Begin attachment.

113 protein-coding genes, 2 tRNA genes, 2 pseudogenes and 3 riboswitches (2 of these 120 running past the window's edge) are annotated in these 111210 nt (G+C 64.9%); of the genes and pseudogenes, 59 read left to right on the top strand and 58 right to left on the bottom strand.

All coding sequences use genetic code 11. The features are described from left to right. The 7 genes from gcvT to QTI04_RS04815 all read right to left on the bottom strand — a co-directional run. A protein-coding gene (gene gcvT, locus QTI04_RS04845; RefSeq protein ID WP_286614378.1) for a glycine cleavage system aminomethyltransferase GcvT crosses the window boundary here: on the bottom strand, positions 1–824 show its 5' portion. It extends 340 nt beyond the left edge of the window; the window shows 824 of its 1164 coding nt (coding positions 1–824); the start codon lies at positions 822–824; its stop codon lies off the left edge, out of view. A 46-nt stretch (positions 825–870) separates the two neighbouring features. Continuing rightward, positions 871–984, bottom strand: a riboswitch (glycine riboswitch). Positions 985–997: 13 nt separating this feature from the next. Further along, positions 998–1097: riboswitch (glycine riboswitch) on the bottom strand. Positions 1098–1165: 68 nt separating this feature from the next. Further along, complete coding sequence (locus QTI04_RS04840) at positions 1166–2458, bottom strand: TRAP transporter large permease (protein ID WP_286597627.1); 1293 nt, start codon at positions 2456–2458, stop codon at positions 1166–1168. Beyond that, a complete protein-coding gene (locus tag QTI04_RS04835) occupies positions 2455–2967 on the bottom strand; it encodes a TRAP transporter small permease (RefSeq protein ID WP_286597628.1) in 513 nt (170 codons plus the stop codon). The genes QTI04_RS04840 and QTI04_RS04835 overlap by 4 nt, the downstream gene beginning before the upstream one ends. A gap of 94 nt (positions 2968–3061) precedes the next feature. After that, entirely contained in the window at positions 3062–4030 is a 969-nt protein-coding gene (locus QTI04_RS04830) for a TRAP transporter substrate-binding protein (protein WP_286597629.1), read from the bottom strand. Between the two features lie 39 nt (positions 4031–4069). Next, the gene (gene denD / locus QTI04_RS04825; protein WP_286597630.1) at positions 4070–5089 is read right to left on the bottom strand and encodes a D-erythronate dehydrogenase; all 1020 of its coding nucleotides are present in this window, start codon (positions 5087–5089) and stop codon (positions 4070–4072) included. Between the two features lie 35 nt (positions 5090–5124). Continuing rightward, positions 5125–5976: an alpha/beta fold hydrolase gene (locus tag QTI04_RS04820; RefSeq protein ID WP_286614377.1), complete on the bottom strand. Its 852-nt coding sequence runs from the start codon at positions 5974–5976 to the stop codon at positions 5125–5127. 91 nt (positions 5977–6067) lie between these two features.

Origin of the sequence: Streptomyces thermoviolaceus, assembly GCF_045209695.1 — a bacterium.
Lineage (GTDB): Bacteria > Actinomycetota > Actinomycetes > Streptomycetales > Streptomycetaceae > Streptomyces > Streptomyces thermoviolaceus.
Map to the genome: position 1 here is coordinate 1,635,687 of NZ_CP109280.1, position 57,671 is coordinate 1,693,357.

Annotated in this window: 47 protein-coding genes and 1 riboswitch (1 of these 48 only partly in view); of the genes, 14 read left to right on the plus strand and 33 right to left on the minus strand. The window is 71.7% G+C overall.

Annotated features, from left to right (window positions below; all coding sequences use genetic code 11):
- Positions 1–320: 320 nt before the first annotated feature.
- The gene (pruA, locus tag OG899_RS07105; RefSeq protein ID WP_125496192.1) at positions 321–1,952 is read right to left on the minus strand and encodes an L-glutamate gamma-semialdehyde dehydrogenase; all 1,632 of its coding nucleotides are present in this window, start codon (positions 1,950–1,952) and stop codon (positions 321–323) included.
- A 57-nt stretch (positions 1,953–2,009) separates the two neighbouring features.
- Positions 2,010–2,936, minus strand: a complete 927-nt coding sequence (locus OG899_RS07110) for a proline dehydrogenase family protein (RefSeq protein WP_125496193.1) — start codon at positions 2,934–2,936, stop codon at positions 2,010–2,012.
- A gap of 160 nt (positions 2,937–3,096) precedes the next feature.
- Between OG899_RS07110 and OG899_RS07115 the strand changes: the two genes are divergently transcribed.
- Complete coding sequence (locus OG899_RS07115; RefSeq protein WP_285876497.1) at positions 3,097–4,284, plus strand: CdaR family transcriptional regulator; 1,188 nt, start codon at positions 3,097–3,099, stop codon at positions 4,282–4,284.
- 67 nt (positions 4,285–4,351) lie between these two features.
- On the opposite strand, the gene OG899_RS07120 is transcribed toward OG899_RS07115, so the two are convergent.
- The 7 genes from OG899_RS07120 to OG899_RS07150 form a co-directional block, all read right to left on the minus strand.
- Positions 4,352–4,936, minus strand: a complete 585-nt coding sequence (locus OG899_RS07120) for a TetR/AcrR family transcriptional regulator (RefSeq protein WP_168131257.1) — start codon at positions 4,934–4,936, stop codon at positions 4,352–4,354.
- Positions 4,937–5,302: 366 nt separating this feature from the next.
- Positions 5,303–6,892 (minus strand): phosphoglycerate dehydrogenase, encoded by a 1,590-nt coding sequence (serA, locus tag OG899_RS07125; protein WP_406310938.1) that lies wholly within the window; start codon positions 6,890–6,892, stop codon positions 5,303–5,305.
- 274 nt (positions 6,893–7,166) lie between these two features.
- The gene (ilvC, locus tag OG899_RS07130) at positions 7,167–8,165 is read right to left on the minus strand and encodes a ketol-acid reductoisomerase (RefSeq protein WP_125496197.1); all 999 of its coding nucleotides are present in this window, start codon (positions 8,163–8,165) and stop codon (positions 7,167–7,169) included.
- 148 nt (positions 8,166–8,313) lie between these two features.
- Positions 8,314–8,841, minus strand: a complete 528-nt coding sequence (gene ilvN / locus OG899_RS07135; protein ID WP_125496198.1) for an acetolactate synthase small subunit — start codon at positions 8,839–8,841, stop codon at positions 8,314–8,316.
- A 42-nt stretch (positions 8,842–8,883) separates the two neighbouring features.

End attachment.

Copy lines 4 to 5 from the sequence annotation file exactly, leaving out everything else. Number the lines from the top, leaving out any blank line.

Lineage (GTDB): Bacteria > Actinomycetota > Actinomycetes > Streptomycetales > Streptomycetaceae > Streptomyces > Streptomyces thermoviolaceus.
Map to the genome: position 1 here is coordinate 1,635,687 of NZ_CP109280.1, position 57,671 is coordinate 1,693,357.